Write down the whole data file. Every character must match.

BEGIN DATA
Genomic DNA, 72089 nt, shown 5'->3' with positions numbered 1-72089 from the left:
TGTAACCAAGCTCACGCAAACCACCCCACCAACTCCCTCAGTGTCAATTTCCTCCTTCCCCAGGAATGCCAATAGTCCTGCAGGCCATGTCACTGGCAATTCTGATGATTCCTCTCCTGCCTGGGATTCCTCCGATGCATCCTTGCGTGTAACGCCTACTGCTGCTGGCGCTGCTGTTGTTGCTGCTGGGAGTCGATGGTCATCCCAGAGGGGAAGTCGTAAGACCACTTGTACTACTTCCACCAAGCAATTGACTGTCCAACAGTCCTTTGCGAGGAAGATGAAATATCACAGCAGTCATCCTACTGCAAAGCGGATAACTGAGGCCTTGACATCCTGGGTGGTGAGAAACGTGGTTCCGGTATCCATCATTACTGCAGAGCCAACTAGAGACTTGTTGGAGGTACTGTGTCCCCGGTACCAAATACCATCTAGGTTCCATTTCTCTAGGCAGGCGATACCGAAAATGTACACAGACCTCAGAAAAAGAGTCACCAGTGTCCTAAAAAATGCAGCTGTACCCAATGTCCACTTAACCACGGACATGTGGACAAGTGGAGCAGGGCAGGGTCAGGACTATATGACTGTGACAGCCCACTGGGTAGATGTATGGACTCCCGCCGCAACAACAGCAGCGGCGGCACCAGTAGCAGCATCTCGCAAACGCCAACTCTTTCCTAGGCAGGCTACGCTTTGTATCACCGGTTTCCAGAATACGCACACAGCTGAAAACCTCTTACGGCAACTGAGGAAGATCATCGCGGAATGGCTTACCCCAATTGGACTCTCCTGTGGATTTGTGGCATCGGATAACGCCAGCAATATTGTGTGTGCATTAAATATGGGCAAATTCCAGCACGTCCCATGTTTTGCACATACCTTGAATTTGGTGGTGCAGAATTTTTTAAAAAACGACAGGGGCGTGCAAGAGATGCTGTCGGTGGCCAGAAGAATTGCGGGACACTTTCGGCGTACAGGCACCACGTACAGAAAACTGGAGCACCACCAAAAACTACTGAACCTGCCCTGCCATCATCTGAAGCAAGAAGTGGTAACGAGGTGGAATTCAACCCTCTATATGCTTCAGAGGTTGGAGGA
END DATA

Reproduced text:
Genomic DNA, 72089 nt, shown 5'->3' with positions numbered 1-72089 from the left:
TGTAACCAAGCTCACGCAAACCACCCCACCAACTCCCTCAGTGTCAATTTCCTCCTTCCCCAGGAATGCCAATAGTCCTGCAGGCCATGTCACTGGCAATTCTGATGATTCCTCTCCTGCCTGGGATTCCTCCGATGCATCCTTGCGTGTAACGCCTACTGCTGCTGGCGCTGCTGTTGTTGCTGCTGGGAGTCGATGGTCATCCCAGAGGGGAAGTCGTAAGACCACTTGTACTACTTCCACCAAGCAATTGACTGTCCAACAGTCCTTTGCGAGGAAGATGAAATATCACAGCAGTCATCCTACTGCAAAGCGGATAACTGAGGCCTTGACATCCTGGGTGGTGAGAAACGTGGTTCCGGTATCCATCATTACTGCAGAGCCAACTAGAGACTTGTTGGAGGTACTGTGTCCCCGGTACCAAATACCATCTAGGTTCCATTTCTCTAGGCAGGCGATACCGAAAATGTACACAGACCTCAGAAAAAGAGTCACCAGTGTCCTAAAAAATGCAGCTGTACCCAATGTCCACTTAACCACGGACATGTGGACAAGTGGAGCAGGGCAGGGTCAGGACTATATGACTGTGACAGCCCACTGGGTAGATGTATGGACTCCCGCCGCAACAACAGCAGCGGCGGCACCAGTAGCAGCATCTCGCAAACGCCAACTCTTTCCTAGGCAGGCTACGCTTTGTATCACCGGTTTCCAGAATACGCACACAGCTGAAAACCTCTTACGGCAACTGAGGAAGATCATCGCGGAATGGCTTACCCCAATTGGACTCTCCTGTGGATTTGTGGCATCGGATAACGCCAGCAATATTGTGTGTGCATTAAATATGGGCAAATTCCAGCACGTCCCATGTTTTGCACATACCTTGAATTTGGTGGTGCAGAATTTTTTAAAAAACGACAGGGGCGTGCAAGAGATGCTGTCGGTGGCCAGAAGAATTGCGGGACACTTTCGGCGTACAGGCACCACGTACAGAAAACTGGAGCACCACCAAAAACTACTGAACCTGCCCTGCCATCATCTGAAGCAAGAAGTGGTAACGAGGTGGAATTCAACCCTCTATATGCTTCAGAGGTTGGAGGA